Features have gotten out of hand. No matter what the product is — be it as simple as a knife or as complex as a camera — we’ve come to expect that it’s jammed with as many bells and whistles (sometimes literally) as possible. Outdoor products are among the most egregious culprits here, fooling would-be adventurers into thinking that they simply cannot embark on a trip without bringing the multifunctional-jacket-pant-parachute-vest complete with eighteen camp-stove-dongle-ready removable pocket pouches (and it packs into its own hood!). It’s maddening.
Pros Easy to pack, comfortable shoulder straps, excellent pockets, super durable Highly weather resistant, easy to pack, dual mesh zippered pockets under the lid, comfortable shoulder straps Durable, waterproof, comfortable backpack straps Easy to pack, bomber construction, burly frame, internal dual-zippered mesh pockets, very maneuverable, highly water resistant Good pockets for organization and access, lightweight, comfortable to carry as a briefcase

how to store travel bags


As phones get smarter, and my travel experience grows, I find I really don’t need more than a wristlet most of the time. It’s lightweight and I grasp like a clutch while I’m walking but can let it dangle on my wrist for a moment if I need both hands. The amenity bags my husband gets on business class flight for work make great wristlets–ones from KLM look like leather, are generously sized (for a wristlet), unisex designs and have no logos on them.
If you’re in the market for basic storage and protection for your gear, the REI Co-op Roadtripper is one of the best values on this list. At just $60, this bag is made from burly 610D water-resistant Cordura and sports a large detachable shoulder strap and handles (no backpack-style straps here, which is notable for those who plan on carrying their bag long distances). We also love the minimal weight, which at just 1 pound 8 ounces makes it one of the lightest duffels on this list.
In terms of capacity, the duffels on this list range from 25 liters to a whopping 150 liters, so there’s a bag to match every activity and intended use. For solo travelers on overnight and weekend trips where you won’t be bringing a bunch of gear, a smaller duffel in the 25 to 40-liter range should do the trick. A good number of these models are carry-on compatible, saving you the time and the potential cost of checking a bag. For U.S. airlines, there isn’t a universal carry-on size, but 22 x 14 x 9-inch is quite common (at the time of publication, these are the maximum dimensions for Delta, United, JetBlue, and others). It’s worth noting that almost all carry-on compatible bags will advertise themselves as such, but the general cut-off is right around 40 liters.
The Gregory Alpaca is a high capacity duffel that checks all the boxes. It has a large U-shaped opening, padded and removable backpack straps, and is made with a durable 900D ripstop nylon fabric with a water-resistant coating. Throw in storm flaps over the top zipper, plenty of daisy chains, and a sleek design, and you have another attractive outdoor/travel duffel to consider.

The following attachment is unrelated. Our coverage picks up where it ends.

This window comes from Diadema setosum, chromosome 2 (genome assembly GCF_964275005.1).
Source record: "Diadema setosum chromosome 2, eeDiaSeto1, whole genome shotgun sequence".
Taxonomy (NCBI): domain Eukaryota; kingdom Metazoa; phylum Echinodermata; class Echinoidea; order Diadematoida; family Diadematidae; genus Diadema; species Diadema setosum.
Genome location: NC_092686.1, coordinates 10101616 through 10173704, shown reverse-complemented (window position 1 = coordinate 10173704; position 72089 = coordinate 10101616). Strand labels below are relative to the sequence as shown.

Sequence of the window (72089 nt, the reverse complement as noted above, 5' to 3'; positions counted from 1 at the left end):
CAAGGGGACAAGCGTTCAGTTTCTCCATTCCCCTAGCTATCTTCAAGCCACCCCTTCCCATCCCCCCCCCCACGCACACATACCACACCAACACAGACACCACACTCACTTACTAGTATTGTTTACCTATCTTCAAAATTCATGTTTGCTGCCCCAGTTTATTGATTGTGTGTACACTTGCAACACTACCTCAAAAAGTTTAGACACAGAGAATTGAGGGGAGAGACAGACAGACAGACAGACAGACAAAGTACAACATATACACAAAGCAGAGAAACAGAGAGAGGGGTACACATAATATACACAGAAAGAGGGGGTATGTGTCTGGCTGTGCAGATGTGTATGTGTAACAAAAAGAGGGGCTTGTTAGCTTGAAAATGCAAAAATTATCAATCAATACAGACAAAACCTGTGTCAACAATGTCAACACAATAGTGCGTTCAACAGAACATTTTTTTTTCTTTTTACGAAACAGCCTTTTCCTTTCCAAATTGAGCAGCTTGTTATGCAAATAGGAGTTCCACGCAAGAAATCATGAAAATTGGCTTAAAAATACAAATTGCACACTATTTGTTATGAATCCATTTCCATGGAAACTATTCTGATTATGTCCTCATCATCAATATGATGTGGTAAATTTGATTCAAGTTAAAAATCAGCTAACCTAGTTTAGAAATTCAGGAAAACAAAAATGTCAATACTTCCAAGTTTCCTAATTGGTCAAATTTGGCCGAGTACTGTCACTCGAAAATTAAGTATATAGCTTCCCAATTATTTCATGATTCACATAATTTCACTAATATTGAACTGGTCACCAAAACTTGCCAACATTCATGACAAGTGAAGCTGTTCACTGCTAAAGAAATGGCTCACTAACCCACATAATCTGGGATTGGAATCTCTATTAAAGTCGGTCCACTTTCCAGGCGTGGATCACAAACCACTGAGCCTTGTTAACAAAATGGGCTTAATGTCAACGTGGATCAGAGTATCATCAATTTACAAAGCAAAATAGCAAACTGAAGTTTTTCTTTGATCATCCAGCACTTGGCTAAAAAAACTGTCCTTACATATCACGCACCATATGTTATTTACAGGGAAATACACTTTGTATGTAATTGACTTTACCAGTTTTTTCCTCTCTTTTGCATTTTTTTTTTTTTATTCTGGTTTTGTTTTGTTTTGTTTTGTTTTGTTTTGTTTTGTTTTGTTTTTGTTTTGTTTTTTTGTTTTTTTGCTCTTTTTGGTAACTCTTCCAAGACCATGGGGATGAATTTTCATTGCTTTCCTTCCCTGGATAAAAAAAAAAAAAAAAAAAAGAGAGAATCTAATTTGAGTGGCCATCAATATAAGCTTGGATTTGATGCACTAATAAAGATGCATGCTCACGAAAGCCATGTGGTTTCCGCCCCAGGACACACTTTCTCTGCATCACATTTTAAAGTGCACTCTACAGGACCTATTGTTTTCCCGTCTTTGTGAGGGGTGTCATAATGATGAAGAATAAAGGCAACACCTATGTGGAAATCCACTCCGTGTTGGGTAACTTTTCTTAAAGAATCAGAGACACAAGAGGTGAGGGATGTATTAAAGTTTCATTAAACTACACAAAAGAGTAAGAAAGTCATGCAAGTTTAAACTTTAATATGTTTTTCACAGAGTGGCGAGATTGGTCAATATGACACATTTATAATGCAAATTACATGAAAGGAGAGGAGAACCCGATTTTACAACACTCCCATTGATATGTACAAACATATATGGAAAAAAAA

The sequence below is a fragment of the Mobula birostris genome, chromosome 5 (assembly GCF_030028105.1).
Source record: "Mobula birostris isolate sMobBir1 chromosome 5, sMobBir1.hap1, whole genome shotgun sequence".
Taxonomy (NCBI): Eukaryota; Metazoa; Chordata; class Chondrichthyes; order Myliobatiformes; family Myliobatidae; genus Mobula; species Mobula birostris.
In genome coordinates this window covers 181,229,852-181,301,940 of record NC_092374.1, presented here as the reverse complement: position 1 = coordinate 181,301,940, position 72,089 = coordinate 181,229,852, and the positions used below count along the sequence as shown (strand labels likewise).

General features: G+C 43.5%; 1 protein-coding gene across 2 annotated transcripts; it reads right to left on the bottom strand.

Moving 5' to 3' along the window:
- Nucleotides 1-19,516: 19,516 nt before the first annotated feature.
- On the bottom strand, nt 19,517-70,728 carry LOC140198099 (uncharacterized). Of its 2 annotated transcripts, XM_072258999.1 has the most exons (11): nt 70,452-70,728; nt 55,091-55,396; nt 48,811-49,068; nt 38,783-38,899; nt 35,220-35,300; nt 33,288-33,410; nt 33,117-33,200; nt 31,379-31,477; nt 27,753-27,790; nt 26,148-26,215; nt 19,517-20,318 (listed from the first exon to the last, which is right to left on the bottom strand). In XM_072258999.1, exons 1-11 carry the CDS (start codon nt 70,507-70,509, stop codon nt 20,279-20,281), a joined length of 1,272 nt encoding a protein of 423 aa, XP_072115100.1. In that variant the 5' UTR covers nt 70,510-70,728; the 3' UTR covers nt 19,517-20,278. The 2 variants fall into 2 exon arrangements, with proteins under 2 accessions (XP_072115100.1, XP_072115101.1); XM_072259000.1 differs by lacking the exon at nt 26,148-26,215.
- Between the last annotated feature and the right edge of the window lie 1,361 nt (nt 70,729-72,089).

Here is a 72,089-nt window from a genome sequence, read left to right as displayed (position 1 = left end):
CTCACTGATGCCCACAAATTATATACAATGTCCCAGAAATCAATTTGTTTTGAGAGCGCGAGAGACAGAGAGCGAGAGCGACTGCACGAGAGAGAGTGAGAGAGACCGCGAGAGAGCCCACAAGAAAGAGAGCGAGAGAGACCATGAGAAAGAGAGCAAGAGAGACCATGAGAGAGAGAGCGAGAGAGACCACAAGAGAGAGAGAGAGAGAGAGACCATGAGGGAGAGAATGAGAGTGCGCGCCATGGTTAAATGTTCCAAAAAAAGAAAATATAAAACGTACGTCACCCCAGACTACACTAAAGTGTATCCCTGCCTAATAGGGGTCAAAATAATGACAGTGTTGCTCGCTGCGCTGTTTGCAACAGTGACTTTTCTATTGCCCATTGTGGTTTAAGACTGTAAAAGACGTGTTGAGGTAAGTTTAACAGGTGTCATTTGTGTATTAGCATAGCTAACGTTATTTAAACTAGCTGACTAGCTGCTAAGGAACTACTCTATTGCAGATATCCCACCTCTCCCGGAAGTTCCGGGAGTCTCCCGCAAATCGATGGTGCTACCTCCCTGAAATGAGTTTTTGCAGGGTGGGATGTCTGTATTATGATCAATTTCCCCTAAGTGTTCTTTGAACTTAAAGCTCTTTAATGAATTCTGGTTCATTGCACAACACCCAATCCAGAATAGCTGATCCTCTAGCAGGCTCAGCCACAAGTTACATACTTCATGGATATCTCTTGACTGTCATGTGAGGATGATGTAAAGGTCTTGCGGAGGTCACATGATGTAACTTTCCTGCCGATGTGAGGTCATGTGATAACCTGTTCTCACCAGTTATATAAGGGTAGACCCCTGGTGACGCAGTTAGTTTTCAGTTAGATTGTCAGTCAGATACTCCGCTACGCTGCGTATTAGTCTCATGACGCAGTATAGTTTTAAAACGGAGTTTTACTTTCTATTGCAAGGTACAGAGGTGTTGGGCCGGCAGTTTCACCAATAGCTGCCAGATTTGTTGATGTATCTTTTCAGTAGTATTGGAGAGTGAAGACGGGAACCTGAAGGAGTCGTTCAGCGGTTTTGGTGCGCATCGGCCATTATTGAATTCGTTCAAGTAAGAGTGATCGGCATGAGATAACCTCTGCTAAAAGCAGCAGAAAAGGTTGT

how to use compression travel bags


Hands down, the easiest duffels to pack, unpack, and rummage around in are those with a large, U-shaped opening. Duffels such as the Patagonia Black Hole feature this design: a zippered flap extends around three of the four sides of the top of the duffel and opens to reveal most of the contents. These bags provide easy access whether in a hotel, tent, or on the road. Other bags, such as the Filson Field Duffel, open in a more traditional style, with one zipper that extends across the top of the bag. With a smaller opening, access to the contents is more limited, and especially when full (this means more rummaging and disorganization). If you’re looking to prioritize convenience above all else, large roller duffels like the Osprey Shuttle offer the most rigid structure and largest opening for packing and unpacking.
Wheels naturally make it far easier to move the bag around on paved roads or other relatively even surfaces, and for most air travel applications, they are much easier to manage and what we prefer for traditional air-travel. The significant advantage of more conventional duffels over wheeled versions is much-lower weight and their ability to be more easily taken to far more rugged environments and locations. Let's start with weight: wheeled duffels are always heavier, most often four to six pounds heavier, meaning you get to bring more of your stuff by going with a non-wheeled, non-framed duffel.
If you know you'll be carrying heavy equipment, choose a duffel bag with straps and handles with comfortable features. Our assortment includes options with adjustable shoulder straps, dual carry handles and padded straps and handles, so you can carry your gear with ease. If you know that your load will be too heavy to carry, choose a rolling duffel bag or a wheeled duffel bag. Find even more travel bags and accessories from our entire travel and luggage assortment. 
×